The Tensor Fasciae Latae is a small but powerful muscle of the lateral hip. It originates from the side of your pelvis, and inserts itself into the IT Band – a dense band of connective tissue that runs from your hip down your lateral thigh to just below your knee. The Tensor Fasciae Latae (or TFL) is an important hip stabilizer, keeping one foot in front of the other as you walk. It also abducts the hip (lifting your leg out to the side away from your center), as well as flexes the hip and internally rotates the thigh. The TFL works in conjunction with many of the larger muscles of the hip to perform these important tasks.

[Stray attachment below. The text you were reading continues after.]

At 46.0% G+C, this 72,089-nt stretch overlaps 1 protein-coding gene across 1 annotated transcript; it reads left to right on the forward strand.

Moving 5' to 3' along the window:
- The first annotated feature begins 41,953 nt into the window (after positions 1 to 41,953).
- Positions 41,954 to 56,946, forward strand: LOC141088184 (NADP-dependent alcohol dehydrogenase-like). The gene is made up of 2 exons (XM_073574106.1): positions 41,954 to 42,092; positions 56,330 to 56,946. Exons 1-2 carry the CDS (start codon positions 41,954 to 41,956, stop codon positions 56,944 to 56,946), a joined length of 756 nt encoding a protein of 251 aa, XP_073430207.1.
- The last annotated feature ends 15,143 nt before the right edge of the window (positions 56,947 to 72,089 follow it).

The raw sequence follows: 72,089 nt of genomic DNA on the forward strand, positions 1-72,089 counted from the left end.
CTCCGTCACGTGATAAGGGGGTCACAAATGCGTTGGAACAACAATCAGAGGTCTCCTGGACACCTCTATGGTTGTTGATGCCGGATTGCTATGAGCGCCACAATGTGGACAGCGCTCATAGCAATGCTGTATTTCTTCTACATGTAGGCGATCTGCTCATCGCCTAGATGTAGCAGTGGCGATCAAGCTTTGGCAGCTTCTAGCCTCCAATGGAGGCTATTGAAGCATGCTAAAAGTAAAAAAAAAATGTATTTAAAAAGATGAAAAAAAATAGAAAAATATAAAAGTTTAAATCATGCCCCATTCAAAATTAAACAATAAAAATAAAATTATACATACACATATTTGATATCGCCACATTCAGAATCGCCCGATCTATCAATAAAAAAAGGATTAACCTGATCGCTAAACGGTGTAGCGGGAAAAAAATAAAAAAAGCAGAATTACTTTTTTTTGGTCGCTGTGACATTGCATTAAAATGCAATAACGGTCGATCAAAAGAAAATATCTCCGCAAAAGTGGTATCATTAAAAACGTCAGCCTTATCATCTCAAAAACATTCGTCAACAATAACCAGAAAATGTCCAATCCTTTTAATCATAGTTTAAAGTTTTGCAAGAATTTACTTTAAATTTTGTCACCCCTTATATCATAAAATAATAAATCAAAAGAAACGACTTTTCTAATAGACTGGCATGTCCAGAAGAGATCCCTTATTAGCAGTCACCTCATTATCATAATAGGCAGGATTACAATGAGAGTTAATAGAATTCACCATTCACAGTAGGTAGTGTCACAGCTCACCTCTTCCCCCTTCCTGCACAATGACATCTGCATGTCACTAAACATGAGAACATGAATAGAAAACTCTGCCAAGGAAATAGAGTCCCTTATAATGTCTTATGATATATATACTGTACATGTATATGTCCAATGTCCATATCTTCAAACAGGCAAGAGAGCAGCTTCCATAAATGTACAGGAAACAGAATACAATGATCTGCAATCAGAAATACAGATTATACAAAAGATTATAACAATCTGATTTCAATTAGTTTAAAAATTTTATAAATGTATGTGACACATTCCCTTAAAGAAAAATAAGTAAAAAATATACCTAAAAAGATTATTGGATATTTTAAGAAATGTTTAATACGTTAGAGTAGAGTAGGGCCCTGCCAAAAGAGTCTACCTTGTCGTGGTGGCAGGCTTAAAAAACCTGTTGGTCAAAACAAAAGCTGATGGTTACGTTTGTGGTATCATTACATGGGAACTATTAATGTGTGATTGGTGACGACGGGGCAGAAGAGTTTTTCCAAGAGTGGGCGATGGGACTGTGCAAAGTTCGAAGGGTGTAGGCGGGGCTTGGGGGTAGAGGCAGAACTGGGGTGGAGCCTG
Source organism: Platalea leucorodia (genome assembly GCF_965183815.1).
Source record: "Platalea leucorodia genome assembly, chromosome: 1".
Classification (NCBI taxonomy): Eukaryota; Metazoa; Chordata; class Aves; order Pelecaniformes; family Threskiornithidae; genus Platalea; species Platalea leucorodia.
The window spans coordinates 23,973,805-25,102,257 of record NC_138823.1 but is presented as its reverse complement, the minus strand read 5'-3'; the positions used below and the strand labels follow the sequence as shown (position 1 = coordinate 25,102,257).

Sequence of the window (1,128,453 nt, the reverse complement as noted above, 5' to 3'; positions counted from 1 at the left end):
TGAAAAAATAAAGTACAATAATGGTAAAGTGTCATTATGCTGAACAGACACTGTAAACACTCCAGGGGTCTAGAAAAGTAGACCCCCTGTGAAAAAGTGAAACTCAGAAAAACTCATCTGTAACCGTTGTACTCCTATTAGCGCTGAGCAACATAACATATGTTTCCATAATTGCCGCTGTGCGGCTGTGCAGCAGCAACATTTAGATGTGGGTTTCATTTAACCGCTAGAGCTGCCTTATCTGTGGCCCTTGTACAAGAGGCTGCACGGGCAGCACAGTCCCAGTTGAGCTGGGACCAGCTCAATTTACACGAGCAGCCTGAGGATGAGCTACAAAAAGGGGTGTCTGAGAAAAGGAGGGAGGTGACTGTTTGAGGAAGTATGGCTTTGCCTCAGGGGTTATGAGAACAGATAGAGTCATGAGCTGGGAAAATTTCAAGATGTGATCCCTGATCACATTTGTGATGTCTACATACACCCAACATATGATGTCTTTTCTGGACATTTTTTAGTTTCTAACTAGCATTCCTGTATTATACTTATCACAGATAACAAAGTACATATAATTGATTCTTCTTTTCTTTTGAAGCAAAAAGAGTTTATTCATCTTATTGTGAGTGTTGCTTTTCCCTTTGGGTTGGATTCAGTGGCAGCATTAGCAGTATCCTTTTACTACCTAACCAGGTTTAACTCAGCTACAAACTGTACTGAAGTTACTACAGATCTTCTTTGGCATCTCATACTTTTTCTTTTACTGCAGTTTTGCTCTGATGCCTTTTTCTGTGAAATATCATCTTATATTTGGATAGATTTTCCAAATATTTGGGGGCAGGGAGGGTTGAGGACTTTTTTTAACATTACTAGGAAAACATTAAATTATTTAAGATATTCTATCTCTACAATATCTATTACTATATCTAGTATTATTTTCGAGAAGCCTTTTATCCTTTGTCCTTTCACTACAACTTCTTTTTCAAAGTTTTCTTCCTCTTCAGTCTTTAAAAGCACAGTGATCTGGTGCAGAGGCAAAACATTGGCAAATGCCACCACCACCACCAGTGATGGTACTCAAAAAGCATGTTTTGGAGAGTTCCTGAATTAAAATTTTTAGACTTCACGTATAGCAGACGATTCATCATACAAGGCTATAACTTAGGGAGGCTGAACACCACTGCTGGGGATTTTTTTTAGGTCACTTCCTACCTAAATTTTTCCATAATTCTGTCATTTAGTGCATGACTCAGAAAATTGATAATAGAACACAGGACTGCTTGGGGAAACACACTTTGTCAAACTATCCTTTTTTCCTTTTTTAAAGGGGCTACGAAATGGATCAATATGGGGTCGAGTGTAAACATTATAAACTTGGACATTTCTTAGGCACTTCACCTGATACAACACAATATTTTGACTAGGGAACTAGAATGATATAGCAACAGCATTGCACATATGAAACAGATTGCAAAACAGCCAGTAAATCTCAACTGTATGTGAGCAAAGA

The TFL is frequently tight in distance runners, skiers, weight lifters, and horseback riders. When problems with the IT Band arise (which can manifest as hip, knee, or lateral leg pain), the TFL is often involved. (Tensor fasciae latae actually translates to “tensor of the lateral fascia,” which makes sense since when the TFL contracts, it tightens the IT Band!) Since the TFL is also in a shortened position when we sit, it can become tight or damaged by sitting for long hours each day.